To cover maximum tracts of water, many anglers drift down rivers as baits bounce along the bottom. Drifting greatly increases the odds of putting a succulent morsel close to a trophy catfish. When drifting a big river, face upstream and run the trolling motor just less than the current speed.
Whether anchored or drifting, don’t skimp on bait for huge cats. Giants typically want big slabs of meat. Blue catfish eat almost anything, but the biggest cats relish fish such as skipjack, gizzard shad and bluegills, alive or dead. In coastal rivers, try mullet.
“The best advice I can give to someone who wants to catch giant catfish is to upsize the bait,” King said. “Most people who don’t specifically fish for big catfish can’t believe the bait sizes we use. I’ll vary my bait throughout the day. I usually use skipjack, but in the winter, shad often works better than skipjack. I’ll start with a large bait to get the biggest fish. If that doesn’t work, I might go to a fillet and a gut section. Sometimes, they want just a chunk about an inch wide. Sometimes, they might only want live baits.”
With sensors covering its entire body, a catfish swims through the water like a huge tongue tasting everything. Nostrils detect odors down to one part in 10 billion parts of water. Thousands of taste buds per square centimeter in its skin and even more densely packed sensors in its highly developed whiskers make catfish efficient foragers.
Every living cell emits a tiny electrical field. Like something out of Star Trek, catfish also use electrosensors in their heads to detect prey. Couple that with excellent sight, acute hearing and the ability to detect sound waves almost like sonar lets catfish find food even in the darkest, muddiest waters.
Finding the flatheads
Voracious predators, flatheads almost exclusively eat live fish, typically at night. Rather than chasing enticements, large flatheads hunker down in thick cover to ambush unsuspecting prey.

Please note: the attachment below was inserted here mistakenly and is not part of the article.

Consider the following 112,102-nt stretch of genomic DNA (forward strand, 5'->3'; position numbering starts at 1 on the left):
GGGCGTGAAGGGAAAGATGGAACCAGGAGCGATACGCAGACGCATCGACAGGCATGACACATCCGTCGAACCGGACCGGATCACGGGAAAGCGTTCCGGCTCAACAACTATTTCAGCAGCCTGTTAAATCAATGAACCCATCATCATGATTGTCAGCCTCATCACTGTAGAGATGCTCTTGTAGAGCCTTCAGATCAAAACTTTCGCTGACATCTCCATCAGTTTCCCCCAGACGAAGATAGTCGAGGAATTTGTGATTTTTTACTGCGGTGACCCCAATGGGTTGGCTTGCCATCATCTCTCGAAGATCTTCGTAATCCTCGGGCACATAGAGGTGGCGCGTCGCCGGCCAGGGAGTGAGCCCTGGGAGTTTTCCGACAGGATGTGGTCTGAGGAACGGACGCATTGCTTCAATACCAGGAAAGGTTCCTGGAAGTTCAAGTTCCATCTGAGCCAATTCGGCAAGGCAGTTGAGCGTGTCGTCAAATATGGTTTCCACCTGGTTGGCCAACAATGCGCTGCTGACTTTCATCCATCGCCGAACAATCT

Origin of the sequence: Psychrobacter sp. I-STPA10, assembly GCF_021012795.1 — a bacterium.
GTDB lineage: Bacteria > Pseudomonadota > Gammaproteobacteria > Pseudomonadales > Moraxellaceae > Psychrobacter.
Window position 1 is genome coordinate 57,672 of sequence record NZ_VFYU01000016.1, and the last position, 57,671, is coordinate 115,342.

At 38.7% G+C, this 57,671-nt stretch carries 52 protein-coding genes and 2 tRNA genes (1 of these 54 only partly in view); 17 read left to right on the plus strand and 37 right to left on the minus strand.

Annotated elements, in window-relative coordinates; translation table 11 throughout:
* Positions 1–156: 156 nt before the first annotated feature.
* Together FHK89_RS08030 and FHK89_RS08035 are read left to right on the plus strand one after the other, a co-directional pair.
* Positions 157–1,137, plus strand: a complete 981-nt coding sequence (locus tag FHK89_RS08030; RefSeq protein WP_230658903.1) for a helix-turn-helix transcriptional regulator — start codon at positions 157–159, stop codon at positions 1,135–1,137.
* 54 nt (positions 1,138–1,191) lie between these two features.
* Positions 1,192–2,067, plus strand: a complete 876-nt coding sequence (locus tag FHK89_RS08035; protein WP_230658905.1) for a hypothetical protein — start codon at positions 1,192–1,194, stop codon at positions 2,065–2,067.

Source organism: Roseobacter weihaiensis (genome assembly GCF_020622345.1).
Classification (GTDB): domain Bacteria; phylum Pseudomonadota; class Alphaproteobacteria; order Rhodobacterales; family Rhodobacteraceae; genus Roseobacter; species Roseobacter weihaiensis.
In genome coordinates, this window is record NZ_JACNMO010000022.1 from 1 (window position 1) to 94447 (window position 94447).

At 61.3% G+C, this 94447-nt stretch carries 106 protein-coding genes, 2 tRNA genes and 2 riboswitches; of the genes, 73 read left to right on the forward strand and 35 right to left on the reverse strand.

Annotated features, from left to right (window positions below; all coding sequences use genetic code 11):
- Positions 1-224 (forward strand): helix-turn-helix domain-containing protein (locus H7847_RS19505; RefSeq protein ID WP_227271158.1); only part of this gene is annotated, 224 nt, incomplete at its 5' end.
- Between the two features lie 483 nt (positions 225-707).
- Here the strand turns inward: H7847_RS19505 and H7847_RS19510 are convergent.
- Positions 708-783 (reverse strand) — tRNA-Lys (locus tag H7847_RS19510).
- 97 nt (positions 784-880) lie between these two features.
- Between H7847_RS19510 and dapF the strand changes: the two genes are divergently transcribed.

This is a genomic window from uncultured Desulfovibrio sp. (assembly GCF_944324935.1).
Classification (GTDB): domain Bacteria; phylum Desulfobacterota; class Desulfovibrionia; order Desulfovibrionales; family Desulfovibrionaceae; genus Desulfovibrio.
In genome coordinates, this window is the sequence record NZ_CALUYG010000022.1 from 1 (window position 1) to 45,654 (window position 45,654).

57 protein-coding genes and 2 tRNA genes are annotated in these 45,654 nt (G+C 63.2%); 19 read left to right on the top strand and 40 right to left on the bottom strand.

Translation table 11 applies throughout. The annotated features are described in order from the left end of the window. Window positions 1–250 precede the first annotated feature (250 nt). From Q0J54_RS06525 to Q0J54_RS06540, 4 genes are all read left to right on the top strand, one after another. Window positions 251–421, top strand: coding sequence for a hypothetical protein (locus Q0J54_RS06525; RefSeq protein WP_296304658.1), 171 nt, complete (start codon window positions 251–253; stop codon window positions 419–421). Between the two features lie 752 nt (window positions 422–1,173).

“In March, flatheads become more active as water warms,” Rhodes said. “In March, I normally fish six to 10 feet deep for both blues and flatheads. For flatheads, I mainly fish eddies where the current is a little slower. I look for good drop-offs off the banks. Flatheads use high embankments like a submerged highway.”
Flatheads sometimes hit fish chunks or strips. To make a strip bait, fillet off one side of a baitfish. Leave the ribcage in the fillet. Run a hook through the ribcage to give it more durability. Some anglers insert the hook once through one end of a fillet, roll it over and run the hook through it again so that the hook goes through both sides and stays on better. In the current, the meat strip undulates like a live creature.
“For flathead bait, I mainly use live bluegills or bullheads, which we call mudcats,” Rhodes said. “Mudcats are tough critters and stay alive a long time. I’ve used baits as small as a 2-inch bluegill to as big as a 1-pound mudcat. Usually, we put out six rods in holders and try several different baits at various depths to find what the fish want that day. The shallowest line might have a live bream. Deeper lines might hold cut skipjack or bluegill, a whole shad or another bait. Sometimes, we’ll cut a fillet off the fish, but leave it attached to the head with no backbone. The heads are the best part of the bait. I’ve caught more big cats on fish heads than anything else.”
Rhodes uses a Santee-Cooper rig to catch flats and blues. He ties a three-way swivel to 30-pound-test Berkley Big Game line. For the hook leader, he uses 60- to 80-pound-test. He adds a weight to the other leader. Both bait and weight leaders measure about 18 inches long.
“I don’t want a catfish’s rough teeth to fray the line and break it,” Rhodes said. “I add a small float to the hook leader to keep the bait off the bottom. I designed a cork with a bead on each end of it so it rattles under the water. That rattle helps me catch bigger fish. I normally keep the bait about 18 to 22 inches off the bottom.”
Even the most outstanding trophy catfish waters only hold so many fish. To keep more big cats in the water, it is recommended that anglers release anything over 20 pounds. People can usually catch all the smaller catfish they want to eat. And those taste much better as well. When specifically targeting river monsters, bites might come slow and far between, but any tug on a line could mean the fish of a lifetime.